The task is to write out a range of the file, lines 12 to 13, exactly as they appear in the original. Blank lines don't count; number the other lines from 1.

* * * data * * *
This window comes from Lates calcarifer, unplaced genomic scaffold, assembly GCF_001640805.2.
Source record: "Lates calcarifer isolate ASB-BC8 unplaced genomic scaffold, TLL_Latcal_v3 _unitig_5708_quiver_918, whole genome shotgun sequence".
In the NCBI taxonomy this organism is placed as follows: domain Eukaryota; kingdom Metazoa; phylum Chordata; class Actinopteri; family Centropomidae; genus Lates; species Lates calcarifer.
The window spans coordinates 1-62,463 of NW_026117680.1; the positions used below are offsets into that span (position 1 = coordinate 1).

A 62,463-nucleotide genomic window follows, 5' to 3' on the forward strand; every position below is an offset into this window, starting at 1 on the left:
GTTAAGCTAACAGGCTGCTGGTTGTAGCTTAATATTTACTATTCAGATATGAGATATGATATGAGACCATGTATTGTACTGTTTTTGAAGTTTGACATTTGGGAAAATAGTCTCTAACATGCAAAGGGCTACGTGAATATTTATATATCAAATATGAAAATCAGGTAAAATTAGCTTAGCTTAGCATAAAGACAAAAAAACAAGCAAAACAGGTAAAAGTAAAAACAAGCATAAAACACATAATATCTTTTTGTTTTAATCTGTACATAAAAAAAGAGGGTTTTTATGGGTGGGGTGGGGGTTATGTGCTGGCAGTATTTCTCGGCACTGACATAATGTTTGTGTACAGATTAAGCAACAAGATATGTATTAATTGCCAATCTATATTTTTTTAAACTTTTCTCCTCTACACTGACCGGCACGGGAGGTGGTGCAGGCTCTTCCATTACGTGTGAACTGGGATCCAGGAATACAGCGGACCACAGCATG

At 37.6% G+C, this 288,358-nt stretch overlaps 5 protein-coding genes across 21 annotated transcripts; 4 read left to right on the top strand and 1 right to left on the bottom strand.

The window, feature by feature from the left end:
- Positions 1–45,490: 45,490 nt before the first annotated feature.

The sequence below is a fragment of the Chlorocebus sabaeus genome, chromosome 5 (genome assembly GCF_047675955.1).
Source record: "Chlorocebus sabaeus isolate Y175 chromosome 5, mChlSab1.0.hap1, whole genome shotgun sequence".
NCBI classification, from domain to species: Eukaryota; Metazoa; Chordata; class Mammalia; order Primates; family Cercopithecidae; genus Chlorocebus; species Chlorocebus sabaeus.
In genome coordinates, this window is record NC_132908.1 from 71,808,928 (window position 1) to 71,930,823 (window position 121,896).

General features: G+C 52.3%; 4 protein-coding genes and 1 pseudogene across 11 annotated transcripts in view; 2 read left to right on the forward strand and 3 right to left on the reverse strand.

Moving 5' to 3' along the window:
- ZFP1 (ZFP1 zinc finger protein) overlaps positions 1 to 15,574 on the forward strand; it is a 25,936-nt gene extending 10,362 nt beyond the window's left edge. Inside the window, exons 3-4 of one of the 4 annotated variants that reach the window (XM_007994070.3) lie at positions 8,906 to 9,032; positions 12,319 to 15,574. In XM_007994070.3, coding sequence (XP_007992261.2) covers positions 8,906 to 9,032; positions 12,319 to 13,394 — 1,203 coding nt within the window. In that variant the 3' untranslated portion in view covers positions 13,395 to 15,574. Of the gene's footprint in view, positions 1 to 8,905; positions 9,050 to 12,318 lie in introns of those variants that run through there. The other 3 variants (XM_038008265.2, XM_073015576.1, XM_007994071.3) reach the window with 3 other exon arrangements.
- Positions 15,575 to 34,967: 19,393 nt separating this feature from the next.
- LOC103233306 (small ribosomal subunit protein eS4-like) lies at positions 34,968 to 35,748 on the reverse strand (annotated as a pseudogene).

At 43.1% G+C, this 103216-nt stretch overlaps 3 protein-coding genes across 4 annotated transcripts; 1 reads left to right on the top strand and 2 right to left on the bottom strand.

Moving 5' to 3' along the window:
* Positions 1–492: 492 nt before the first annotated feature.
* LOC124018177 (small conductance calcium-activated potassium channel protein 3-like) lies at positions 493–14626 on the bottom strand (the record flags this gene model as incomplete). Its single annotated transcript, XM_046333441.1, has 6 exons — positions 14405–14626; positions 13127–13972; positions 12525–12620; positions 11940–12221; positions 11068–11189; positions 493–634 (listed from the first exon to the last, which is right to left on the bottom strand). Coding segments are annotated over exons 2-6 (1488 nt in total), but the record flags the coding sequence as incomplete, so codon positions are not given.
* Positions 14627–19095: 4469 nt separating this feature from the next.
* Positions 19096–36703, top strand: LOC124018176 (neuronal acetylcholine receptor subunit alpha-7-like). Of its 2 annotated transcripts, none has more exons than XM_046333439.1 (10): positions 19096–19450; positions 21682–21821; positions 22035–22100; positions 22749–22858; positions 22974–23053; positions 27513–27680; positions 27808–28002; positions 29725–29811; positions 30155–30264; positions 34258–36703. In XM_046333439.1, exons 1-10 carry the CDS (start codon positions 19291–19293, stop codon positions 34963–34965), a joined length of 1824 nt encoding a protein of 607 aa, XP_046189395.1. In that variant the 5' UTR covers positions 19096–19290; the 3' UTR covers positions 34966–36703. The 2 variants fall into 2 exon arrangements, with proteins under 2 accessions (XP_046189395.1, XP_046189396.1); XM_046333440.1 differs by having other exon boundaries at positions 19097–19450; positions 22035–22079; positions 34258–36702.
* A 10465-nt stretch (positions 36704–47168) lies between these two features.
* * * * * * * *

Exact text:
NCBI classification, from domain to species: Eukaryota; Metazoa; Chordata; class Mammalia; order Primates; family Cercopithecidae; genus Chlorocebus; species Chlorocebus sabaeus.
In genome coordinates, this window is record NC_132908.1 from 71,808,928 (window position 1) to 71,930,823 (window position 121,896).